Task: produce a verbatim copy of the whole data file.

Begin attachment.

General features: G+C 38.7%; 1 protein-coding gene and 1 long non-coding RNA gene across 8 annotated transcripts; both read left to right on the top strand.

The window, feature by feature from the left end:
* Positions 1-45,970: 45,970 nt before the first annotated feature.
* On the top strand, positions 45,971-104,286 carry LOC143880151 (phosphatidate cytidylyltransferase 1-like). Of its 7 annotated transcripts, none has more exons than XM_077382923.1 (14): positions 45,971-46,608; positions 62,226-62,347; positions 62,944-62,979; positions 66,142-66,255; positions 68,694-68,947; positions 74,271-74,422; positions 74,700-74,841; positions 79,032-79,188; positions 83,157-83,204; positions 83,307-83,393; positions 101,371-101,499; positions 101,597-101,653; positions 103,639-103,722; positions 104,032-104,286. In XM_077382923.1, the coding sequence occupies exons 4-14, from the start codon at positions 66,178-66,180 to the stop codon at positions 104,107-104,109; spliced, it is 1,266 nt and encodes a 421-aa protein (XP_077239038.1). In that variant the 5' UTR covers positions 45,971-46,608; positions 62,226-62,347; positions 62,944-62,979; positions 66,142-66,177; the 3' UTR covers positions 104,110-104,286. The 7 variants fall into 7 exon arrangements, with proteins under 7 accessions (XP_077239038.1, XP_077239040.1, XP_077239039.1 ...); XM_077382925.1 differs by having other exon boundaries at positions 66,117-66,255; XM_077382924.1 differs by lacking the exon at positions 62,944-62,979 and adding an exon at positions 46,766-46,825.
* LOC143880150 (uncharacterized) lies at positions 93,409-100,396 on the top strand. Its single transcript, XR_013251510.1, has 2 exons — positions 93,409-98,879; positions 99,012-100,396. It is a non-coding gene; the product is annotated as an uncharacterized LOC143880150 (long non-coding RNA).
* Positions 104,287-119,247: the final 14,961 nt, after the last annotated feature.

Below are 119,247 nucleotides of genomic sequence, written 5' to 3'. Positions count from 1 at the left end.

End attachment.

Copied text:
General features: G+C 38.7%; 1 protein-coding gene and 1 long non-coding RNA gene across 8 annotated transcripts; both read left to right on the top strand.

The window, feature by feature from the left end:
* Positions 1-45,970: 45,970 nt before the first annotated feature.
* On the top strand, positions 45,971-104,286 carry LOC143880151 (phosphatidate cytidylyltransferase 1-like). Of its 7 annotated transcripts, none has more exons than XM_077382923.1 (14): positions 45,971-46,608; positions 62,226-62,347; positions 62,944-62,979; positions 66,142-66,255; positions 68,694-68,947; positions 74,271-74,422; positions 74,700-74,841; positions 79,032-79,188; positions 83,157-83,204; positions 83,307-83,393; positions 101,371-101,499; positions 101,597-101,653; positions 103,639-103,722; positions 104,032-104,286. In XM_077382923.1, the coding sequence occupies exons 4-14, from the start codon at positions 66,178-66,180 to the stop codon at positions 104,107-104,109; spliced, it is 1,266 nt and encodes a 421-aa protein (XP_077239038.1). In that variant the 5' UTR covers positions 45,971-46,608; positions 62,226-62,347; positions 62,944-62,979; positions 66,142-66,177; the 3' UTR covers positions 104,110-104,286. The 7 variants fall into 7 exon arrangements, with proteins under 7 accessions (XP_077239038.1, XP_077239040.1, XP_077239039.1 ...); XM_077382925.1 differs by having other exon boundaries at positions 66,117-66,255; XM_077382924.1 differs by lacking the exon at positions 62,944-62,979 and adding an exon at positions 46,766-46,825.
* LOC143880150 (uncharacterized) lies at positions 93,409-100,396 on the top strand. Its single transcript, XR_013251510.1, has 2 exons — positions 93,409-98,879; positions 99,012-100,396. It is a non-coding gene; the product is annotated as an uncharacterized LOC143880150 (long non-coding RNA).
* Positions 104,287-119,247: the final 14,961 nt, after the last annotated feature.

Below are 119,247 nucleotides of genomic sequence, written 5' to 3'. Positions count from 1 at the left end.